Alex Larman's top discs of 2001

In 2001, DVD finally came of age, thanks in no small part to the Playstation 2, which lifted the format into the mainstream, as Joe Public discovered the wonders of widescreen, special features and- oh yes- regional coding. Thankfully, the selection of discs that were released this year finally established DVD in every film buff's estimation, as countless classic films were released, more often than not in stunning special editions. Occasionally, there was the odd minor letdown (Criterion's Withnail and I really wasn't anything like as good as we might have hoped for, and Fox's Die Hard boxset was let down by the lacklustre treatment given to the sequels), but, by and large, this has been the best imaginable year for DVD, with the omissions (Indiana Jones being the most regrettable) less striking than those we had.

My first pick would be Criterion's utterly brilliant version of Spartacus, which silenced the naysayers who have dared question their commitment to in-depth supplements and painstaking picture restoration, with the package topped off by a remarkably candid commentary, with the only omission being the absence of Kubrick's participation, given that he was alive when much of the material was being compiled for the laserdisc release. Still, a fine package, with an uproarious Peter Ustinov interview the icing on a very appealing cake.

Next up would be Fox's excellent Die Hard release. While it could, perhaps, have done with a lengthy retrospective documentary, given the film's legacy to the thriller genre, the extras were genuinely original and interesting, and complimented by the film looking and sounding better than ever. A fascinating 'text commentary' feature is one of the most revelatory features of the disc, even if New Line's superb Infinifilm series later emulated it on such discs as Thirteen Days, Blow and 15 Minutes.

If it's not cheating to include a boxset of films, then The Godfather trilogy is an easy inclusion, containing as it does two of the greatest films ever made, along with the controversial third, on which opinion will, seemingly, forever range from its being dreadful to a neglected masterpiece. Regardless of your views on it, the first two justify the purchase price on their own, with great Coppola commentaries, some fascinating extras, and vastly improved picture quality (although we've been so spoilt by restoration jobs that many film reviewers announced how dreadful the print was!). Paramount finally showed that they could produce DVDs to rank with the best of them with this release, which bodes well for their eventual release of the Indiana Jones films.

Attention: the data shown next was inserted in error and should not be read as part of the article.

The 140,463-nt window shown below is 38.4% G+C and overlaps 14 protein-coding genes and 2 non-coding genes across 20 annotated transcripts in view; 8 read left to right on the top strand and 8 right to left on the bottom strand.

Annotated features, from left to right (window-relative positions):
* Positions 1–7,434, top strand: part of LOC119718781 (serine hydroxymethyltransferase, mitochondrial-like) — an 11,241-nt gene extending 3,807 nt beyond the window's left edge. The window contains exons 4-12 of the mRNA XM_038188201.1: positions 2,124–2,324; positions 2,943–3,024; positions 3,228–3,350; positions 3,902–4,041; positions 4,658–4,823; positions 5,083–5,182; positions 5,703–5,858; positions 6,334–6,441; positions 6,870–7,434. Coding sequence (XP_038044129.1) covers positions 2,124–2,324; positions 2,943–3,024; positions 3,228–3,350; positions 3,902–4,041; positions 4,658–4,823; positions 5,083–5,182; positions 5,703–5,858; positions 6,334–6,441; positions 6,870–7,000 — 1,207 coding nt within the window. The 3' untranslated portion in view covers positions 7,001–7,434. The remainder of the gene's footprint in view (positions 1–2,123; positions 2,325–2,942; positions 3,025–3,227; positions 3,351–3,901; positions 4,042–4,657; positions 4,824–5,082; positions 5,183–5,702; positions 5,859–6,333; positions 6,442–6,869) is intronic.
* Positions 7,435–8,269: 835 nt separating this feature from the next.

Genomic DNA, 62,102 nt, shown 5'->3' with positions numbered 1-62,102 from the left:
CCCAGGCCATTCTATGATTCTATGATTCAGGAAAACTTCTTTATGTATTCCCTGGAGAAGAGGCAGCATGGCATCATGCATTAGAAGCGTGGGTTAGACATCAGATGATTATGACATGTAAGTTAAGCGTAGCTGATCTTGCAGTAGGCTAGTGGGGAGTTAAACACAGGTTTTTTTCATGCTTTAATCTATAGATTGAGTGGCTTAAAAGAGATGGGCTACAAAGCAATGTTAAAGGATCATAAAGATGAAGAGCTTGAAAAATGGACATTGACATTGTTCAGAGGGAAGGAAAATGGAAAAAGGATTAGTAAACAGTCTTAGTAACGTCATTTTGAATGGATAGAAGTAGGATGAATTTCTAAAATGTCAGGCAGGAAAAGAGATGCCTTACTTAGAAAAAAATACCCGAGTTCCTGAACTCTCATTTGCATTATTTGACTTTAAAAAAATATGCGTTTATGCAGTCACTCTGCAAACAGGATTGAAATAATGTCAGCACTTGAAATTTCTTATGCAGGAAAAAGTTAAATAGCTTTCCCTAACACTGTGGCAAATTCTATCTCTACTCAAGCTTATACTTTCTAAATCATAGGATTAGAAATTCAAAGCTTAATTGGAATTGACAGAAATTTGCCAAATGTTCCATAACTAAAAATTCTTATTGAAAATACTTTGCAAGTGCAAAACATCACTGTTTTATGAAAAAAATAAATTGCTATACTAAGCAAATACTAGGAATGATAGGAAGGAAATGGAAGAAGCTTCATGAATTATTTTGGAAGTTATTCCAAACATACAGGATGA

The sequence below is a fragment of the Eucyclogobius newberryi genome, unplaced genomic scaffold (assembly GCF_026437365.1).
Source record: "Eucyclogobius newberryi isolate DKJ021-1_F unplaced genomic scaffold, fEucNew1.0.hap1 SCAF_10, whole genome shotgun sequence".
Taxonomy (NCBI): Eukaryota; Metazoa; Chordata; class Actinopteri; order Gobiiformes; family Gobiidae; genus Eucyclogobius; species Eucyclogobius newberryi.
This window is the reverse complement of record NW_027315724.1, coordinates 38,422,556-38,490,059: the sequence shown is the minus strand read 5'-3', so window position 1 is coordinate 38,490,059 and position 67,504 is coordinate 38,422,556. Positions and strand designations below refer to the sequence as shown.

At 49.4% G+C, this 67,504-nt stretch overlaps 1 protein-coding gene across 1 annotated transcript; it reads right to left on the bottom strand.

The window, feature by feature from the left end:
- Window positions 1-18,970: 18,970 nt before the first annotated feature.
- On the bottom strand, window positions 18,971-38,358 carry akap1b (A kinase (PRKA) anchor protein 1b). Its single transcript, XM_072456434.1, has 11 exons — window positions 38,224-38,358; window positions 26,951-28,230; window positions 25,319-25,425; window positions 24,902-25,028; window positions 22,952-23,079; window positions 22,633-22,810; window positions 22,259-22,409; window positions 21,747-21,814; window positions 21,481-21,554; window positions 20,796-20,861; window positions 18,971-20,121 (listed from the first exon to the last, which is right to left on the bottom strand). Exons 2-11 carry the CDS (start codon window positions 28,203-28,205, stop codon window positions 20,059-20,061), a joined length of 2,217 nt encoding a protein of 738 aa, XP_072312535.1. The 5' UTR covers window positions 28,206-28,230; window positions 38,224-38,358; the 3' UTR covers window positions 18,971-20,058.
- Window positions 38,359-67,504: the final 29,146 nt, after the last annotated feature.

Monty Python and the Holy Grail was always an eagerly anticipated disc, after a weak bare-bones version was released to lacklustre interest, and the long-awaited special edition did not disappoint. Clearly a disc made with the interest and participation of the Python team, everything from the hilarious animated menus to the uproarious commentaries acted as the ideal accompaniment to the film, which was released in a 'director's cut', with an extra 24 seconds. Cue Gilliam, Jones and co. cocking a snook at the James Camerons of this world.

Finally, Baz Luhrmann's stunning Moulin Rouge, was, in the opinion of many, the best film of the year; certainly, it had more wit, imagination and passion in a single frame than years worth of soulless Hollywood blockbusters, while still managing to remain an incredibly enjoyable experience to watch. The DVD set new standards for new film releases; an incredibly in-depth look at the film's production managed to remain entertaining and revelatory, with some wonderfully unexpected detours (Count Von Groovy? Oscar Wilde?). The picture and sound were, of course, perfect, proving that Fox are easily in the forefront of DVD producers.

Unfortunately, such a list has to omit many, many superb discs. Here are a few that could easily have gone into any other top 5 list: Almost Famous: director's cut, Basic Instinct, Citizen Kane, Dogma, Hannibal, Lawrence of Arabia, Le Pacte des Loups, Les Rivieres Pourpres, Notorious, Rear Window, Rebecca, The Stanley Kubrick collection, The Wicker Man and, of course, the legendary Wishbone Ash: Legends of Rock...

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